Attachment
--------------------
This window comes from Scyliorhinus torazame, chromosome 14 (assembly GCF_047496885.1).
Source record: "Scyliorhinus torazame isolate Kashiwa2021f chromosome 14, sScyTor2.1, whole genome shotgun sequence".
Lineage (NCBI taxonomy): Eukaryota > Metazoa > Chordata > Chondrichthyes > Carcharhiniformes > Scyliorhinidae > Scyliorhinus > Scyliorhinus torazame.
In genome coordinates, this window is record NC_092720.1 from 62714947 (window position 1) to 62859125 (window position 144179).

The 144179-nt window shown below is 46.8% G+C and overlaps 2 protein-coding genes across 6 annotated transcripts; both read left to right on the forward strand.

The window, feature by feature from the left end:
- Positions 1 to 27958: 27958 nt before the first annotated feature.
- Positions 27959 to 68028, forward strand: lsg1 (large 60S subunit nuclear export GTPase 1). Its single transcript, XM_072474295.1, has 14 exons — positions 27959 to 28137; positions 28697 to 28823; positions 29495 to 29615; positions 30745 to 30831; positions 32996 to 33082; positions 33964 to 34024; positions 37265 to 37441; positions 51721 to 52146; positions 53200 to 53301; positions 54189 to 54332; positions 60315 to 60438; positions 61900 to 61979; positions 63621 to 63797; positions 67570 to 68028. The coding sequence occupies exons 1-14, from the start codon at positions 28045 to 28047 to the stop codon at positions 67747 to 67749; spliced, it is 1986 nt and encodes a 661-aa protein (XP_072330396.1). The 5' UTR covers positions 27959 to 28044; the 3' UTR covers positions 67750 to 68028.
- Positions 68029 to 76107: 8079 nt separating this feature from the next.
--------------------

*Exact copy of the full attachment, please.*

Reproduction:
This window comes from Scyliorhinus torazame, chromosome 14 (assembly GCF_047496885.1).
Source record: "Scyliorhinus torazame isolate Kashiwa2021f chromosome 14, sScyTor2.1, whole genome shotgun sequence".
Lineage (NCBI taxonomy): Eukaryota > Metazoa > Chordata > Chondrichthyes > Carcharhiniformes > Scyliorhinidae > Scyliorhinus > Scyliorhinus torazame.
In genome coordinates, this window is record NC_092720.1 from 62714947 (window position 1) to 62859125 (window position 144179).

The 144179-nt window shown below is 46.8% G+C and overlaps 2 protein-coding genes across 6 annotated transcripts; both read left to right on the forward strand.

The window, feature by feature from the left end:
- Positions 1 to 27958: 27958 nt before the first annotated feature.
- Positions 27959 to 68028, forward strand: lsg1 (large 60S subunit nuclear export GTPase 1). Its single transcript, XM_072474295.1, has 14 exons — positions 27959 to 28137; positions 28697 to 28823; positions 29495 to 29615; positions 30745 to 30831; positions 32996 to 33082; positions 33964 to 34024; positions 37265 to 37441; positions 51721 to 52146; positions 53200 to 53301; positions 54189 to 54332; positions 60315 to 60438; positions 61900 to 61979; positions 63621 to 63797; positions 67570 to 68028. The coding sequence occupies exons 1-14, from the start codon at positions 28045 to 28047 to the stop codon at positions 67747 to 67749; spliced, it is 1986 nt and encodes a 661-aa protein (XP_072330396.1). The 5' UTR covers positions 27959 to 28044; the 3' UTR covers positions 67750 to 68028.
- Positions 68029 to 76107: 8079 nt separating this feature from the next.